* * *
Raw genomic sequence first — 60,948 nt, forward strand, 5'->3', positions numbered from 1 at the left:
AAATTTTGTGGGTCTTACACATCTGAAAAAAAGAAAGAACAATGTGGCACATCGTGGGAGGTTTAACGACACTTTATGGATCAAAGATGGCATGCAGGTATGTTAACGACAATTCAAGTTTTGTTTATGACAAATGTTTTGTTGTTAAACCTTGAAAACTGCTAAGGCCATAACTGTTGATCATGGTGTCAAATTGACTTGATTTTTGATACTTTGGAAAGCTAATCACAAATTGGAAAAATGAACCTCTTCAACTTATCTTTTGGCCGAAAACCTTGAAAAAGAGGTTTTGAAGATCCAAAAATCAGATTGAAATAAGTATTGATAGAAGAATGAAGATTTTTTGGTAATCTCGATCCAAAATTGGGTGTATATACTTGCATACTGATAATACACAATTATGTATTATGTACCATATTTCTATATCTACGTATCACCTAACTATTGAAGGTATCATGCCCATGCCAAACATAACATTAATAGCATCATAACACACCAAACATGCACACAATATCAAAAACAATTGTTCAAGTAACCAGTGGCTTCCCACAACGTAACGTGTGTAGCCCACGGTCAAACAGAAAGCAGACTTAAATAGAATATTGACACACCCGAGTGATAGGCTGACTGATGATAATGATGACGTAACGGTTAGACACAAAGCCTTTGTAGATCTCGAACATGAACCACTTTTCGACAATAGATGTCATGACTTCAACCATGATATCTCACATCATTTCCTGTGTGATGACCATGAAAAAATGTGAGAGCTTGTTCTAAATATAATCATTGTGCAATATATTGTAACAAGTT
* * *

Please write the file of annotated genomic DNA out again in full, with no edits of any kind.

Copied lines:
Raw genomic sequence first — 60,948 nt, forward strand, 5'->3', positions numbered from 1 at the left:
AAATTTTGTGGGTCTTACACATCTGAAAAAAAGAAAGAACAATGTGGCACATCGTGGGAGGTTTAACGACACTTTATGGATCAAAGATGGCATGCAGGTATGTTAACGACAATTCAAGTTTTGTTTATGACAAATGTTTTGTTGTTAAACCTTGAAAACTGCTAAGGCCATAACTGTTGATCATGGTGTCAAATTGACTTGATTTTTGATACTTTGGAAAGCTAATCACAAATTGGAAAAATGAACCTCTTCAACTTATCTTTTGGCCGAAAACCTTGAAAAAGAGGTTTTGAAGATCCAAAAATCAGATTGAAATAAGTATTGATAGAAGAATGAAGATTTTTTGGTAATCTCGATCCAAAATTGGGTGTATATACTTGCATACTGATAATACACAATTATGTATTATGTACCATATTTCTATATCTACGTATCACCTAACTATTGAAGGTATCATGCCCATGCCAAACATAACATTAATAGCATCATAACACACCAAACATGCACACAATATCAAAAACAATTGTTCAAGTAACCAGTGGCTTCCCACAACGTAACGTGTGTAGCCCACGGTCAAACAGAAAGCAGACTTAAATAGAATATTGACACACCCGAGTGATAGGCTGACTGATGATAATGATGACGTAACGGTTAGACACAAAGCCTTTGTAGATCTCGAACATGAACCACTTTTCGACAATAGATGTCATGACTTCAACCATGATATCTCACATCATTTCCTGTGTGATGACCATGAAAAAATGTGAGAGCTTGTTCTAAATATAATCATTGTGCAATATATTGTAACAAGTT